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The St Valentine's Day Massacre

well, not quite . . .

fought 14 February 2013

by Andrew Lam


A battle fought between Alexanderian Imperial (Perdiccas) and Early Japanese with Korean Allies

After defeating the Ch'in Empire of China, Alexander the Great ordered his Regent, Perdiccas, to bring the Koreans and Japanese to their knees.

                             Initial deployment - rain and mud made it a bad day for conducting a battle


The Japanese stretched both their flanks towards the two bridges, it was a clear sign of double envelopment. The Japanese centre rushed tiowards the turbulent river, and found it difficult to wade across.

Perdiccas ordered the Thracians to seize the crossing on the left flank, with the support of Asiatic horsemen and Elephants.  Fearing the Japanese storm of arrows, he held his phalanx at least 200 paces away from the river bank. Meanwhile on the right flank, the Agrianians attempted to infiltrate between the 2 Japanese commands, with Seleucus's companian cavalry and Persian guard covering their rear.

Both sides strove to take control of the bridge. With lighter equipment and better ground conditions, the Thracians were able to intercept the Japanese infantry column.  Fierce hand-to-hand combat broke out in the Japanese bridgehead:  Japanese pikemen repelled the Thracian frontal charges with their large pavises.  However, with an unprotected flank, their formation soon collapsed under constant pressure.

Meanwhile on the other flank of the battlefield, the Japanese drove back the Agrianians.  Half of the Japanese left flank, led by Japanese and Korean cavalry, had successfully crossed the river.  Seleucus now realized he was heavily outnumbered.  He immediately pulled back and sought refuge from the centre phalanx.

On the left, the war-like Thracians slaughtered the disordered Japanese infantry with complete brutality. Perdiccas ordered them to wade across the river, covering the Elephants, which continued the frontal charge through the bridge.  The Japanese CinC sent forward a bow detachment, that tried to resolve the situation with their interlocking bowfire.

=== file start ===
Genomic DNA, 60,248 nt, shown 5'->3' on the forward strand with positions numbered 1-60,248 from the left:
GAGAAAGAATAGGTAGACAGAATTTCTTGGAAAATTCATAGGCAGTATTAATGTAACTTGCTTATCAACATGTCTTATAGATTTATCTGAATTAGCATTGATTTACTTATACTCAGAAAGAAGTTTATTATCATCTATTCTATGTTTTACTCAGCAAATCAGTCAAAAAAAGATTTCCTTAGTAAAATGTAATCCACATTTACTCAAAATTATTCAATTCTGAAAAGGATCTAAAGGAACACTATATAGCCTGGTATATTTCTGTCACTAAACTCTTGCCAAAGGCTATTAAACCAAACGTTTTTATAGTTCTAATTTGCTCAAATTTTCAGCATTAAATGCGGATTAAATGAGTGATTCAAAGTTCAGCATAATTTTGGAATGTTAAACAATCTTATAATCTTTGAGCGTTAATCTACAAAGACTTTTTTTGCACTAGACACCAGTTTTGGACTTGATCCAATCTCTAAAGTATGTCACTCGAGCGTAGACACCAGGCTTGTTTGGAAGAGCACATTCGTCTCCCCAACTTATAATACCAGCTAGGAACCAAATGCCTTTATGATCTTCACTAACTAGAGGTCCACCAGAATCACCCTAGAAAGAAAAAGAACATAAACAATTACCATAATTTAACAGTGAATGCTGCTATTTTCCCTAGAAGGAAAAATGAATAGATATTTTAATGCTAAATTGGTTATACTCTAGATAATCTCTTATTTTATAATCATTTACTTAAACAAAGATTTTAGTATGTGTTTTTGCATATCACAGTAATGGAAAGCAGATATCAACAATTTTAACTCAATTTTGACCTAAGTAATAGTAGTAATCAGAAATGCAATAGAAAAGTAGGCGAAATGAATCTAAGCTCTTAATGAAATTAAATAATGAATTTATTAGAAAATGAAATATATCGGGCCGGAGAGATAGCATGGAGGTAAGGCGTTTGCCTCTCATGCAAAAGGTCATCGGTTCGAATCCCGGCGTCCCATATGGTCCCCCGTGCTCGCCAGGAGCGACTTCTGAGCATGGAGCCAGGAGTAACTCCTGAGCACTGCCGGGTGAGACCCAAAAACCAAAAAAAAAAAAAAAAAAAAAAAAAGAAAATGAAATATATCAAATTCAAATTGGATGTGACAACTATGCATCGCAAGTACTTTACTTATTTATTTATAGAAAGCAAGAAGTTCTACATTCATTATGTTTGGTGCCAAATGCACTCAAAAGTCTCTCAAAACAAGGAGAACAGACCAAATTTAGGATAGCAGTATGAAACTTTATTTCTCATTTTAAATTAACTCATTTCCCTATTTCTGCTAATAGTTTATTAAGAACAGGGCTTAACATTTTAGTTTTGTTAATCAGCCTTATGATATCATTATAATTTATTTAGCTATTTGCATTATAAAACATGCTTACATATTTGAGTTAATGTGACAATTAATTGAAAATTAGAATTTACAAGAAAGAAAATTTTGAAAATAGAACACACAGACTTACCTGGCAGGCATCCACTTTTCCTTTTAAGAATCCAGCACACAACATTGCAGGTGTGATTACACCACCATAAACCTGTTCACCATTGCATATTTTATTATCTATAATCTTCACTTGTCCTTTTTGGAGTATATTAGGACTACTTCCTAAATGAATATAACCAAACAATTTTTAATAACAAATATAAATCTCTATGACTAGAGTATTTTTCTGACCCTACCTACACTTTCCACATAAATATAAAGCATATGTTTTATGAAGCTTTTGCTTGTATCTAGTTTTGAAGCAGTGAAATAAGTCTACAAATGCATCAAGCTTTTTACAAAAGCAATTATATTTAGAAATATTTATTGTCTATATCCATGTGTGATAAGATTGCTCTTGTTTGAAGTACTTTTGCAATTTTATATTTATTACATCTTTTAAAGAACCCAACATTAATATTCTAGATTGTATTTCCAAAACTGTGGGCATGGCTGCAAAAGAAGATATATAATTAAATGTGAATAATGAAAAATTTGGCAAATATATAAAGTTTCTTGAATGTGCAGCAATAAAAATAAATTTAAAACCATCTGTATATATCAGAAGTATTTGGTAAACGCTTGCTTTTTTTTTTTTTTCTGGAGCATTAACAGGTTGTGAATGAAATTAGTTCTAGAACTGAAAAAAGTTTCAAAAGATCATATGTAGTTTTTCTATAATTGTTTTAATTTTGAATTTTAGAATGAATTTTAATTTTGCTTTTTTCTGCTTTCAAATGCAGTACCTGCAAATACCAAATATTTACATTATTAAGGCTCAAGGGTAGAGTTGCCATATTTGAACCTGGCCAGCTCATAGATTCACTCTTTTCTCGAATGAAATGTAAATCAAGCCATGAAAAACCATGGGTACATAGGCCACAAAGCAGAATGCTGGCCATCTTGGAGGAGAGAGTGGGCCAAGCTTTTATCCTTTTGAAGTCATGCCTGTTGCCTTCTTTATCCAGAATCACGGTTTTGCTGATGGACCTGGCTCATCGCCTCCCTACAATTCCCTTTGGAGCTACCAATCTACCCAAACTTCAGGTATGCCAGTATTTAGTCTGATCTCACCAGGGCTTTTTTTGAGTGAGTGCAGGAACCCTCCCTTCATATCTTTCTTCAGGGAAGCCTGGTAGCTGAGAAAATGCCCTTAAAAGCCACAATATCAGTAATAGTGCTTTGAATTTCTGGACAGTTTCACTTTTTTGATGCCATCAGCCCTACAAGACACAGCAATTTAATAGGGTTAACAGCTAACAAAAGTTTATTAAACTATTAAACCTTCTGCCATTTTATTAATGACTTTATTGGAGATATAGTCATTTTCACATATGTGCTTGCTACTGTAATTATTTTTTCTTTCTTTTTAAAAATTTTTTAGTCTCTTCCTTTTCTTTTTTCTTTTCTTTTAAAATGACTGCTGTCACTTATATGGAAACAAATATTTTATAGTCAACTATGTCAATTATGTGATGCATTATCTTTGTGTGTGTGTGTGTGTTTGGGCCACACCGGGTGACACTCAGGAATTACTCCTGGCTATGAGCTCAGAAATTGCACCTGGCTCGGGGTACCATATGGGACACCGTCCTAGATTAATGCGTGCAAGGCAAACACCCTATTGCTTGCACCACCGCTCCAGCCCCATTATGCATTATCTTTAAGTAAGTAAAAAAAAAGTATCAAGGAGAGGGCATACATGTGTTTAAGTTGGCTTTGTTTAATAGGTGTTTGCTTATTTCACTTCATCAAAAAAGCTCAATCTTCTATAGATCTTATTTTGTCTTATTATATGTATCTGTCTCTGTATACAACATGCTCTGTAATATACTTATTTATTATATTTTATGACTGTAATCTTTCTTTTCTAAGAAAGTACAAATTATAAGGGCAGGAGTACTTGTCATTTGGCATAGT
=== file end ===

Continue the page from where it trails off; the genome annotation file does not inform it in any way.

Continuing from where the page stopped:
On the other hand, most of the combined Japanese-Korean forces had crossed the river and lined-up in good order.  Seleucus left the Persian bowmen to cover the full retreat of the entire flank.

Although the Japanese pikemen were disheartened, they were able to repel and finally destroy the Macedonian Elephants.  They had also repelled the lightly-armed Thracian waders, with the aid of interlocking bowfire.  Both sides suffered heavy casualties.  The white-hot fighting over the bridge turned into a stalemate.


Perdiccas advanced his centre to prevent the Japanese crossing en masse.  While Seleucus had just rallied the line with reinforcements, a sudden incident changed the course of the battle: under Persian bowfire, many Japanese-Korean cavalrymen fell from their horses, including a Japanese Lord, who was commanding the Japanese left flank.  This struck the morale of the Japanese and disheartened them.

Realising the upcoming fight would not be an easy one, the Japanese CinC called off the offensive.  Out of pure luck, the Macedonian right flank was saved from utter destruction.  Regent Perdiccas kept his entire army in camp and besought his King for reinforcement.

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